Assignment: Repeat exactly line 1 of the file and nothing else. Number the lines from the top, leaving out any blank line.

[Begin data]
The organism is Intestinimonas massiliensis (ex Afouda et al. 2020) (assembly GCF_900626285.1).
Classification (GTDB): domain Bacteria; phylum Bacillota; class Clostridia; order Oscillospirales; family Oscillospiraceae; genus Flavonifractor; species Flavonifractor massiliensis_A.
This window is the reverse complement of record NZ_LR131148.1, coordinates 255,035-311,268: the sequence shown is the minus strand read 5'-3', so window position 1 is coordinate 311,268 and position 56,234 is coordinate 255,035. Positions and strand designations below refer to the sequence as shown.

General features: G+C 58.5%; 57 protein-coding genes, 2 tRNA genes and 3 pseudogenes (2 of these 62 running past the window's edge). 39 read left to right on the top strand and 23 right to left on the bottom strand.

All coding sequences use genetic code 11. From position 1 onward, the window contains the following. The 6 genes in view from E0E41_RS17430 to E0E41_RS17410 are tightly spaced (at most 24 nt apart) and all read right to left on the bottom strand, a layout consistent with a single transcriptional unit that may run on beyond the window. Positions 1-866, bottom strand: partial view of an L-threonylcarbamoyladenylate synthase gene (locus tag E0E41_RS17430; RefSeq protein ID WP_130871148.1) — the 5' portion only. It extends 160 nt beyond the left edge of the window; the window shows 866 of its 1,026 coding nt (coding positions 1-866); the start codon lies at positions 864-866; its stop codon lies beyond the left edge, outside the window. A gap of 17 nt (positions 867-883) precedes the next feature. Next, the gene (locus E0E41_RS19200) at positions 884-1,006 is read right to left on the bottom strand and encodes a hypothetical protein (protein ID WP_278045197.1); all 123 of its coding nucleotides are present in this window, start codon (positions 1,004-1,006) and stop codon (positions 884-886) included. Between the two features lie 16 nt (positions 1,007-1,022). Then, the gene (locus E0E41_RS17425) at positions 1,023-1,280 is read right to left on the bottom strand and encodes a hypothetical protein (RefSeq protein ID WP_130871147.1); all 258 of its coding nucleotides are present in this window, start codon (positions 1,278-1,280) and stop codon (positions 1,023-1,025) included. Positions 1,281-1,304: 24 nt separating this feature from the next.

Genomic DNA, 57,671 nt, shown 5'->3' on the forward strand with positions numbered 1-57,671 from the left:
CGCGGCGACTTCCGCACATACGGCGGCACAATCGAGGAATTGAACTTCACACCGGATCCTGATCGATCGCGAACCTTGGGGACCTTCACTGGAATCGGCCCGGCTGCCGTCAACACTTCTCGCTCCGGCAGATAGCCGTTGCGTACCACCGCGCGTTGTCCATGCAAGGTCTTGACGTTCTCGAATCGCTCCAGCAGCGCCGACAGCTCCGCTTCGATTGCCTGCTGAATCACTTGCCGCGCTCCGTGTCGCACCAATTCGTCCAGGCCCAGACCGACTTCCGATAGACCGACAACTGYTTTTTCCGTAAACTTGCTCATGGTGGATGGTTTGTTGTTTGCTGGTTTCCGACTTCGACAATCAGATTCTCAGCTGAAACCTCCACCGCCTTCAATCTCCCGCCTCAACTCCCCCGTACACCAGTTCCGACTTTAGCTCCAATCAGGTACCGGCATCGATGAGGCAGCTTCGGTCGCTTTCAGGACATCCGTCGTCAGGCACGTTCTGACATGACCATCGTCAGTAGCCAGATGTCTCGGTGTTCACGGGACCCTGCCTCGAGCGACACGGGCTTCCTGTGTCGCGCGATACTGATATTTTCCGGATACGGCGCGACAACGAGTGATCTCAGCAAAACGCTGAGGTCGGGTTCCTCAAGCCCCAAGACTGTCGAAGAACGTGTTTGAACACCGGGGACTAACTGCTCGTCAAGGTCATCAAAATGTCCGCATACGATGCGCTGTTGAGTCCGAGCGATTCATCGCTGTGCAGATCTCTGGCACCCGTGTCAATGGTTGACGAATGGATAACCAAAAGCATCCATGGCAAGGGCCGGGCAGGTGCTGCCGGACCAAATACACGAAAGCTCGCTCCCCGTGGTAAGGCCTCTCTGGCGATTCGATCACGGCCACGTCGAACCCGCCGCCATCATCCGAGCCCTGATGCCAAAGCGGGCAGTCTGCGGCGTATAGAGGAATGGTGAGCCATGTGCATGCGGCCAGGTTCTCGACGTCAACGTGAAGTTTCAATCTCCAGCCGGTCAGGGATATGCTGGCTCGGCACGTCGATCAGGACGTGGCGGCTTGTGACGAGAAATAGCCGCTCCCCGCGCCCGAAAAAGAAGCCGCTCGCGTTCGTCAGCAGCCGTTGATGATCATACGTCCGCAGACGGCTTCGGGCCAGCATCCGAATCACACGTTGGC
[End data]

The organism is Intestinimonas massiliensis (ex Afouda et al. 2020) (assembly GCF_900626285.1).